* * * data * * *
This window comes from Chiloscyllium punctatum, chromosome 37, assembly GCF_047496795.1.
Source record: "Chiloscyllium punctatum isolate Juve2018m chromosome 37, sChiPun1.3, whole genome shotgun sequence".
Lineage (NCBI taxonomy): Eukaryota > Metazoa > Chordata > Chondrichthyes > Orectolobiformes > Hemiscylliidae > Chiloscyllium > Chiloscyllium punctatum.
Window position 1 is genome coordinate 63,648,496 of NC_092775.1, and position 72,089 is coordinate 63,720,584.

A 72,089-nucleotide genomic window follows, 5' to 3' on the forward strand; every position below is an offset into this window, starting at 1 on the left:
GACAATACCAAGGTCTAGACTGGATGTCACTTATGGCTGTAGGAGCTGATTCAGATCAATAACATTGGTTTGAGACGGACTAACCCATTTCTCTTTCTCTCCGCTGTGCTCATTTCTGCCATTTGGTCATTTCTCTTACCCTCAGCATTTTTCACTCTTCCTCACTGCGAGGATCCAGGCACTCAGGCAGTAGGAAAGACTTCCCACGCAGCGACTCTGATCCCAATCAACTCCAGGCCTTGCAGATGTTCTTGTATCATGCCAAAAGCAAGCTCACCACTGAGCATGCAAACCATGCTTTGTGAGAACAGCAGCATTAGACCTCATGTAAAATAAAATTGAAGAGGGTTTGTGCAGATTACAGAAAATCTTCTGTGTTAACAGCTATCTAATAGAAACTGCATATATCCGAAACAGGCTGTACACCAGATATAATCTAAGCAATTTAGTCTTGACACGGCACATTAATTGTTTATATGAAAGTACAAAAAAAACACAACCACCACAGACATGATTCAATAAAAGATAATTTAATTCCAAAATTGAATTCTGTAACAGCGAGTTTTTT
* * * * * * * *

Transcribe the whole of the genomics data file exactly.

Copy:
This window comes from Chiloscyllium punctatum, chromosome 37, assembly GCF_047496795.1.
Source record: "Chiloscyllium punctatum isolate Juve2018m chromosome 37, sChiPun1.3, whole genome shotgun sequence".
Lineage (NCBI taxonomy): Eukaryota > Metazoa > Chordata > Chondrichthyes > Orectolobiformes > Hemiscylliidae > Chiloscyllium > Chiloscyllium punctatum.
Window position 1 is genome coordinate 63,648,496 of NC_092775.1, and position 72,089 is coordinate 63,720,584.

A 72,089-nucleotide genomic window follows, 5' to 3' on the forward strand; every position below is an offset into this window, starting at 1 on the left:
GACAATACCAAGGTCTAGACTGGATGTCACTTATGGCTGTAGGAGCTGATTCAGATCAATAACATTGGTTTGAGACGGACTAACCCATTTCTCTTTCTCTCCGCTGTGCTCATTTCTGCCATTTGGTCATTTCTCTTACCCTCAGCATTTTTCACTCTTCCTCACTGCGAGGATCCAGGCACTCAGGCAGTAGGAAAGACTTCCCACGCAGCGACTCTGATCCCAATCAACTCCAGGCCTTGCAGATGTTCTTGTATCATGCCAAAAGCAAGCTCACCACTGAGCATGCAAACCATGCTTTGTGAGAACAGCAGCATTAGACCTCATGTAAAATAAAATTGAAGAGGGTTTGTGCAGATTACAGAAAATCTTCTGTGTTAACAGCTATCTAATAGAAACTGCATATATCCGAAACAGGCTGTACACCAGATATAATCTAAGCAATTTAGTCTTGACACGGCACATTAATTGTTTATATGAAAGTACAAAAAAAACACAACCACCACAGACATGATTCAATAAAAGATAATTTAATTCCAAAATTGAATTCTGTAACAGCGAGTTTTTT